Wednesday, March 9, 2011

The Wrath of Keynes, or, The Fall of the House of Hayek, Part V

One of the many problems with relying on existing accumulations of savings to finance new capital formation is that it virtually mandates the wage and welfare system for the vast majority of people. Locked into the wage system, the issue becomes not whether there is a way to finance capital formation that will allow people to own the means of production and get them out of the wage system entirely, but how to manipulate the money supply to get what you want.

With the Austrians, the goal is manipulating the money supply by refusing to let it expand and contract with the present value of existing and future marketable goods and services in the economy. With the Keynesians, it’s how to break the essential link between private property and money, inflating the currency to achieve adequate redistribution of purchasing power through job creation.

Unfortunately, putting jobs first and relying on them to sustain the economy puts the cart before the horse. If we have any respect for human dignity, labor is an input to production, i.e., no job exists unless there is a demand for marketable goods and services. As Dr. Harold Moulton pointed out in his monograph, The Formation of Capital (1935), consumer demand drives the demand for new capital formation, and the demand for capital drives the demand for labor. To create jobs simply to generate effective demand, as Keynesian monetary and fiscal policy attempt to do, is to degrade work from something that ennobles man, to a hoop to jump through to receive a handout.

Further, contrary to Keynes's assumption, human labor is not the only input to production. Labor is rapidly being replaced by technology. Dr. Moulton noted, for example, that the number of people involved directly in manufacturing decreased from 1920 to 1929, at a time when production was soaring. The tremendous number of new jobs came in support and administration, not direct production. Now, with advances in computer technology, even these jobs are disappearing.

Keynes thought to solve this problem by producing goods that were not made to sell, or were manufactured only to be destroyed, as with war material. Leo XIII had a better idea, that people should own the technology that is displacing them from their jobs. (It's significant that the Luddites did not reject technology, only technology that they did not own.)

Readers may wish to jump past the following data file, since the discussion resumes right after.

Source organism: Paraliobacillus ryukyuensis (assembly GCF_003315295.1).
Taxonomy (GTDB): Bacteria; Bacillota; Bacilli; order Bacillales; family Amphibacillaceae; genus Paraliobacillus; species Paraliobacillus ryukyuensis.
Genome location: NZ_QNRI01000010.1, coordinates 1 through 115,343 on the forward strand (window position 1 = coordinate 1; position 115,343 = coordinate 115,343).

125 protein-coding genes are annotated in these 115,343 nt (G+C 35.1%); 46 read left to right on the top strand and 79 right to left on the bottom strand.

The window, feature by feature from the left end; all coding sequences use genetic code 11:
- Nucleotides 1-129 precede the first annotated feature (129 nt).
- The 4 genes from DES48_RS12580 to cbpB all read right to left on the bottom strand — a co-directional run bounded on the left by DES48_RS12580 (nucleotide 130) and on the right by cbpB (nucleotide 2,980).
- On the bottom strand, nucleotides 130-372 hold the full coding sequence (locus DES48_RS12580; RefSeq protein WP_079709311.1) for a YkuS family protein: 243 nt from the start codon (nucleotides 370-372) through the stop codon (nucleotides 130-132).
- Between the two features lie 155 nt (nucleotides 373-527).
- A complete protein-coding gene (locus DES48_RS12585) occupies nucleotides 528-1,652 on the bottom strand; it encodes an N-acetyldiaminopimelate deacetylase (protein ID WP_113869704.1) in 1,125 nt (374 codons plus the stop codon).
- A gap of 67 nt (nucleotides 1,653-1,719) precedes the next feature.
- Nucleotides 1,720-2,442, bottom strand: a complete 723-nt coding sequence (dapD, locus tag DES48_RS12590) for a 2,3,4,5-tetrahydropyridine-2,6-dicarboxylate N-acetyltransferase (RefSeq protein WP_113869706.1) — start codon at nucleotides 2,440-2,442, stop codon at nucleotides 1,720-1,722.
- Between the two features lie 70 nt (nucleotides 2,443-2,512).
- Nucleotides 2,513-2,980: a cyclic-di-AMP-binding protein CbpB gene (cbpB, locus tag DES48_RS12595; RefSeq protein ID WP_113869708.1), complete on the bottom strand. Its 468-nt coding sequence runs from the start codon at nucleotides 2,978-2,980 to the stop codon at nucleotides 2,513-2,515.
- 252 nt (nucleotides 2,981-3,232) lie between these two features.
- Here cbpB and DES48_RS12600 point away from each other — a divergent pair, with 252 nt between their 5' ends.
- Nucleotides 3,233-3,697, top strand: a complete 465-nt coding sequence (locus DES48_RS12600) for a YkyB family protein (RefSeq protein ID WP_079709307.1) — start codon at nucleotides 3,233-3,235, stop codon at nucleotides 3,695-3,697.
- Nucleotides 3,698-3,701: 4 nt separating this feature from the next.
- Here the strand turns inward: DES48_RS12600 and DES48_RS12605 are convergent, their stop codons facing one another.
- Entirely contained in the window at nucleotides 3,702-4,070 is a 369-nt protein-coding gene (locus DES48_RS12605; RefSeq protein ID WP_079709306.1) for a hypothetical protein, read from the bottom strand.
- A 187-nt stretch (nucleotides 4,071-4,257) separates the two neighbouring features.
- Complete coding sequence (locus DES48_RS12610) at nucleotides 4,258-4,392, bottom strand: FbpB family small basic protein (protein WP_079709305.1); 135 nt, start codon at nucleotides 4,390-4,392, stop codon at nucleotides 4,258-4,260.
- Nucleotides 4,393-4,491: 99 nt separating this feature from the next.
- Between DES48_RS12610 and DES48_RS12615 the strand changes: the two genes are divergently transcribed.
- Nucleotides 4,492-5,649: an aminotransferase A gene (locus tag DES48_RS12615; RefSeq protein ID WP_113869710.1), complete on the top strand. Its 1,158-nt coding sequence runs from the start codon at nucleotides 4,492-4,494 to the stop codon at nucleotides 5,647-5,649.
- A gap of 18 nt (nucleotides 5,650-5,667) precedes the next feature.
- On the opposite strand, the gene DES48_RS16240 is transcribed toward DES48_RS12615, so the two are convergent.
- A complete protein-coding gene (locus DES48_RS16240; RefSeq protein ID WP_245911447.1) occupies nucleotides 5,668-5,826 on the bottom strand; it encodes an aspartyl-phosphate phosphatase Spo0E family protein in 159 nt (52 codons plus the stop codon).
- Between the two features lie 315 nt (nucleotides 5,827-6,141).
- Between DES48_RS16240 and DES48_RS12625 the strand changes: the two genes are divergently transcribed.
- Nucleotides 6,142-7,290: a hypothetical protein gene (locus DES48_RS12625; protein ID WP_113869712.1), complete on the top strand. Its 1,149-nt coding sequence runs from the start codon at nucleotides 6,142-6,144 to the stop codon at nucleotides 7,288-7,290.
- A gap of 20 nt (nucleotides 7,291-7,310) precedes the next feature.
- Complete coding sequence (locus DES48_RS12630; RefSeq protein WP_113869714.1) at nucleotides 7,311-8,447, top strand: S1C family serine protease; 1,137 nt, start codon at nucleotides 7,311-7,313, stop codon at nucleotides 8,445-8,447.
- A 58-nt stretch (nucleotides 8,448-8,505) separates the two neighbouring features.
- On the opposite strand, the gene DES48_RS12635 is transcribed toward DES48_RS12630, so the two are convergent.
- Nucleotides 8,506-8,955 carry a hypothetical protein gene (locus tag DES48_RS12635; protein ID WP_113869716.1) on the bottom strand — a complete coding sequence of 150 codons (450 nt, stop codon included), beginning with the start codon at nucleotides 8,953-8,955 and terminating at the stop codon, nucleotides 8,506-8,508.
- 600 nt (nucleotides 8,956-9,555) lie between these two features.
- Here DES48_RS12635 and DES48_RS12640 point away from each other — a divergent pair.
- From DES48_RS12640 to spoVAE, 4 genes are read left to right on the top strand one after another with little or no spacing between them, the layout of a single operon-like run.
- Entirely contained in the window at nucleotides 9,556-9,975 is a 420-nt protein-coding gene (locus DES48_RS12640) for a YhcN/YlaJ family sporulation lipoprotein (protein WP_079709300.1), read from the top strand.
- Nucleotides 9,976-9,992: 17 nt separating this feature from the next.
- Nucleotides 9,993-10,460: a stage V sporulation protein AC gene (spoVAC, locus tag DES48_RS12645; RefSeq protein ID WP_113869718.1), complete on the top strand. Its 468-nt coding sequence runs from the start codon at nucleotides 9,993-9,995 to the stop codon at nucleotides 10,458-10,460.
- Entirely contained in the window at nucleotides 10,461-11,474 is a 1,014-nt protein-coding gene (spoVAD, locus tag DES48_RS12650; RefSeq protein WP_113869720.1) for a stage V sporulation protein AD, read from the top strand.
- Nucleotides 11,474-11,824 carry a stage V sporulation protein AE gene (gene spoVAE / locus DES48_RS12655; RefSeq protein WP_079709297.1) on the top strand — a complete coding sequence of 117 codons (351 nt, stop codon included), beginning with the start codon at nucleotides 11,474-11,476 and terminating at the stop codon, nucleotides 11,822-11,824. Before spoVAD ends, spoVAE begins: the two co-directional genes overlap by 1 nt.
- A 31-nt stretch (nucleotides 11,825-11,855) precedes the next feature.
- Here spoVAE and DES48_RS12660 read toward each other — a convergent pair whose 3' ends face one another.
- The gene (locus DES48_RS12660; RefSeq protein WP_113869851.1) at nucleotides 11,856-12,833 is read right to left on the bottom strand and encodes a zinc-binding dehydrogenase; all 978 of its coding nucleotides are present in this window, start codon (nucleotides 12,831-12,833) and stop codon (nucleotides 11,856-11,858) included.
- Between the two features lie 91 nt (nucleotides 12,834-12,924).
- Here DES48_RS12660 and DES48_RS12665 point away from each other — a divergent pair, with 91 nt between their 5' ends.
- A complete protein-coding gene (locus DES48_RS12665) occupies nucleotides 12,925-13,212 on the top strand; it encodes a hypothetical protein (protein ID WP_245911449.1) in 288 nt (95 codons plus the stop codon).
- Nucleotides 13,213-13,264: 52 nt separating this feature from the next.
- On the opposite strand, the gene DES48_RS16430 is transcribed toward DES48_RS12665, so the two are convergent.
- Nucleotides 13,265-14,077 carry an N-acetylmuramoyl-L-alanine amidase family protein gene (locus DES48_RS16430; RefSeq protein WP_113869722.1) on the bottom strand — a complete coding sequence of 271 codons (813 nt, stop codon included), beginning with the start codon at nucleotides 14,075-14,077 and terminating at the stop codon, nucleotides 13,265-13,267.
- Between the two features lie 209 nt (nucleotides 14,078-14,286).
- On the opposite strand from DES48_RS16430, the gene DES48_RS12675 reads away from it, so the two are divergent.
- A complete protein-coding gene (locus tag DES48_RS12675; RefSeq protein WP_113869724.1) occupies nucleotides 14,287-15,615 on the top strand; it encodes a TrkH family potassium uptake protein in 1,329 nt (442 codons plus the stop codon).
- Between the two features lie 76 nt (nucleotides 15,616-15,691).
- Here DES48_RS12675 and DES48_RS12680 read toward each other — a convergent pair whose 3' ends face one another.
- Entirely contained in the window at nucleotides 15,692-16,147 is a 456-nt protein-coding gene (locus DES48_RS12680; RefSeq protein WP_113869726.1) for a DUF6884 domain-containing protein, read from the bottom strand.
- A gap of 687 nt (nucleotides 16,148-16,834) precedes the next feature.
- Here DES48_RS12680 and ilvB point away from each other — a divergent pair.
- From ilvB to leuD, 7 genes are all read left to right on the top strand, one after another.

The problem is that under current ideas of how new capital is financed, only the wealthy can own the new capital, or the State must take it over, i.e., either capitalism or socialism, albeit under many names. The fixed, almost dogmatic belief is that the only way to finance new capital is to cut consumption (which takes away the incentive to finance new capital!), accumulate money savings, then invest. People who cannot afford to save and must spend their income on consumption, cannot afford the new capital as it becomes increasingly expensive, and thus remain wage workers or welfare recipients . . . when there is the money to give them.

Using a different method of finance, however (not new — it antedates the current system by at least 7000 years), new capital can be financed by promising to pay for the new capital out of future profits, rather than past savings, a process that Louis Kelso and Mortimer Adler called "future savings" in their second collaboration, The New Capitalists, which, coincidentally, was published exactly fifty years ago. The subtitle is significant: "A Proposal to Free Economic Growth from the Slavery of Savings."

These promises are "money," understanding money in the legal and accounting sense as "anything that can be used to settle a debt." In that sense, all money is a contract, and all contracts are money, thus any competent person can, assuming the financial system is properly reformed to permit it, enter into a contract, become an owner of capital, and pay for the capital out of future profits without cutting current consumption or using existing accumulations of savings for anything other than collateral — which itself can be replaced with capital credit insurance.

These principles briefly stated here are applied in a proposal called "Capital Homesteading," described on the website of the Center for Economic and Social Justice,


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